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Kappabashi: Knives, Coffee & Craftsmanship

Tokyo is a city composed of towns, each with its own atmosphere and flavor. Among them, Kappabashi is where you go for all things cuisine. Every time I pop by this area, some neat little item ends up coming home with me. A can of sumac, a couple of mismatched red sake cups, some wonderfully sharp little implement--I find it impossible to resist the call of the hundreds of hyper-specialized wholesalers and workshops.
Expert Chef's Knives in Kappabashi
Right in the middle of this foodie shopping paradise you can find the grand dame of the culinary blade, Kamata Hakensha.
Generations of knife-making craftsmanship -- Photo by Chiara Terzuolo
Since discovering the store during my first year in Tokyo, I have admired the ranks of gleaming steel, ranging from tiny stiletto fruit knives to huge serrated bread knives that look like they could, in a pinch, be used to cut down a small tree. When I got the chance to talk with the 3rd generation owner, I felt a bit nervous about speaking to the man, who, until then, I had only seen behind glass, sharpening wicked-looking sashimi knives on the huge grinder.
 The knife expert at work -- Photo by Chiara Terzuolo
Expert Advice is Critical to Customer Service
Despite a constant flow of chefs of all nationalities--bearing their wrapped knives in well-worn covers--requesting his services, Kamata-san graciously took a quick break to chat with me. A quiet, serious craftsman, his knowledge of each of the blades, their provenance, use and care is encyclopedic.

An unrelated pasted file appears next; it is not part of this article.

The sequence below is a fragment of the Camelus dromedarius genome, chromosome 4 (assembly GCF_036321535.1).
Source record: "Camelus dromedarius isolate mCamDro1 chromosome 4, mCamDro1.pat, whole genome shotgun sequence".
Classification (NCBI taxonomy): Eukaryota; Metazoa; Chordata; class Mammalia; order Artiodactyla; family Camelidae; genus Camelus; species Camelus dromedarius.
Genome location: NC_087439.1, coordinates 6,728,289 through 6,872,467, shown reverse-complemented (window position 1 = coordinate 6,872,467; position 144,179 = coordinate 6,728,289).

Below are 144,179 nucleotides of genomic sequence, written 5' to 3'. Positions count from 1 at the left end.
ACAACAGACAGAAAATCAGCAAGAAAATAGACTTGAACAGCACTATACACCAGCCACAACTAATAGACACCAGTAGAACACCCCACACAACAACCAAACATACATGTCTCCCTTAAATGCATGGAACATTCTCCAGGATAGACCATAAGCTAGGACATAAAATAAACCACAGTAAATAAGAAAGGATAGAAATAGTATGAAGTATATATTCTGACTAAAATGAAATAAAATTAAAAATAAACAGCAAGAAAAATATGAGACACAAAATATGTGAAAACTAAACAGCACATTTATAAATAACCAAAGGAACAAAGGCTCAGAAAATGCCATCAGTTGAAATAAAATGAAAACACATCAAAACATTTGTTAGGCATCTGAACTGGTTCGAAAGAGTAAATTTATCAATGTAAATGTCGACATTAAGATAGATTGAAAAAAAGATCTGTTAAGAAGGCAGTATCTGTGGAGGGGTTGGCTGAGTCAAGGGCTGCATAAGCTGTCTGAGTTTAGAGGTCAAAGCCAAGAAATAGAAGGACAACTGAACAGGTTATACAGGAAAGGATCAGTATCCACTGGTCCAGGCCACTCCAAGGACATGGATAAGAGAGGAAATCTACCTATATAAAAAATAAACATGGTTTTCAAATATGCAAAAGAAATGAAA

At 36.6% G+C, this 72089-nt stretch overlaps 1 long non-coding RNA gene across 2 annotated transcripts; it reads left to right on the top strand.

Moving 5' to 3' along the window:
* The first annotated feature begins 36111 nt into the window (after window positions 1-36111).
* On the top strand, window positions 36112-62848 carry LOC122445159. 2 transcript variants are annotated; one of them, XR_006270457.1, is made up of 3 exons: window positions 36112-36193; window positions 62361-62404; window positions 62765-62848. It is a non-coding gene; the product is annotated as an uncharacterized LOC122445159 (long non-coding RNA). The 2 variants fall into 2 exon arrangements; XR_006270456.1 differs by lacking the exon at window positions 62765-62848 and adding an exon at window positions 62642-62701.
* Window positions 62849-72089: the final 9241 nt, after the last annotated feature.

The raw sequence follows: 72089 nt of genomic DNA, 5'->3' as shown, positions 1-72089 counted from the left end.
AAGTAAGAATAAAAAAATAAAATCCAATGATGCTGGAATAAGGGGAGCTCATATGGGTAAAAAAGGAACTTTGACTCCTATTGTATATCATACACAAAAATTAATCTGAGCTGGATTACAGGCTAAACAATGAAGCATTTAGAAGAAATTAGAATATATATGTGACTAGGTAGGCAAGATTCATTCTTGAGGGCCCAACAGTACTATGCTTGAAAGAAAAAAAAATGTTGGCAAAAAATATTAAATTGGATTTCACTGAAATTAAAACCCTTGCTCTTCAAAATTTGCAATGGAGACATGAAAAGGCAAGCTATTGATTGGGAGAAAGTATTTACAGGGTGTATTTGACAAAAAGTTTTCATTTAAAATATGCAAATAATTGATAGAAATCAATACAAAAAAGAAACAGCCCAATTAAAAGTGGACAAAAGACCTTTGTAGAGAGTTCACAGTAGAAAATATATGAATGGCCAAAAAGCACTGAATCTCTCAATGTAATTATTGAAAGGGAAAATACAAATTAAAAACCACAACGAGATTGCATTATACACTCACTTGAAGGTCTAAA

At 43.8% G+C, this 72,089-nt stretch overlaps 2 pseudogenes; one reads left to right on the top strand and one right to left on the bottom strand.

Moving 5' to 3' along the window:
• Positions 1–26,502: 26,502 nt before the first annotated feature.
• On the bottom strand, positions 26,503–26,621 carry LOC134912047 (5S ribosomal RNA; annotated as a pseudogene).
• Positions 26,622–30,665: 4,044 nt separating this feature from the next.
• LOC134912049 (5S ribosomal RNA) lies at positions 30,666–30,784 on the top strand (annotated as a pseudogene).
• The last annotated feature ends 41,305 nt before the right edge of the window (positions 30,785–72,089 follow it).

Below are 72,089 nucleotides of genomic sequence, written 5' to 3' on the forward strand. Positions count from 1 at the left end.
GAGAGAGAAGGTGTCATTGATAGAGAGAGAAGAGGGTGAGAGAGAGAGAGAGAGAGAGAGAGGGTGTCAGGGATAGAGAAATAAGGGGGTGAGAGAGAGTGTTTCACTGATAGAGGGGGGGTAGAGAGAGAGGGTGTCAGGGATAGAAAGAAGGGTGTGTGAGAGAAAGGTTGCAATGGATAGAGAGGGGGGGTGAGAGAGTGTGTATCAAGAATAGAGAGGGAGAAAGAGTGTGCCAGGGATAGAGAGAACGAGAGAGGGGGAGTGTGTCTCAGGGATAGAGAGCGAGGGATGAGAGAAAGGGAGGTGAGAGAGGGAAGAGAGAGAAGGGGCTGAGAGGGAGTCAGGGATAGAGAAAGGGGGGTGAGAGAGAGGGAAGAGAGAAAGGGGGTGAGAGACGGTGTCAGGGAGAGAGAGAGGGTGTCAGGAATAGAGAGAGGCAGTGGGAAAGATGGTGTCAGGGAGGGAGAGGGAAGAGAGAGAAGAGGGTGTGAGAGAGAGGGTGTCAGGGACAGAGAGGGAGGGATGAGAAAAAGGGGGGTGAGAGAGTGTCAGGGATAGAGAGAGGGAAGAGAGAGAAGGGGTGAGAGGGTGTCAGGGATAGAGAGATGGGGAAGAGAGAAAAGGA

Pairing the perfect blade for each shopper -- Photo by Chiara Terzuolo
His clientele varies from top chefs looking for tools to create gastronomic delights to visitors seeking thoughtful gifts. Traveling around Japan, he's always looking for the very best to suit each client's requirements.
Each knife is truly a work of art -- Photo by Chiara Terzuolo
After finishing our talk, I just had to ask him what a (somewhat) skilled home chef should use, hoping he would recommend one of the pretty wave-patterned blades I had admired in the showcases. His answer was immediate: Western-style, stainless steel, maximum 20 cm blade. Although the beautiful Damascus steel Japanese-style knives (wabocho) are the ones which attract the most covetous looks, apparently the carbon steel is tough to take care of for non-pros.
 Carving the creator's name into the knife's steel is the last step -- Photo by Chiara Terzuolo
As I made my way out, Kamata-san returned to the workbench, this time, to carefully engrave a customer's name in katakana into the body of a santoku knife. This venerable establishment is in good hands, as his son is training to take over the family business. I find it reassuring to know that this little piece of Kappabashi history will endure to serve the needs of the next generation of chefs and aficionados.
Before heading home to start writing, a stop by Union Coffee was in order. The very air in the shop seemed caffeinated, roasters twirling constantly among cases of beans and eccentric paraphernalia. I picked up a packet of the strong Robusta beans, which always remind me of my local bar in Rome. The coffee tastes just like back home, yet another example of fine, precise Japanese craftsmanship at work.

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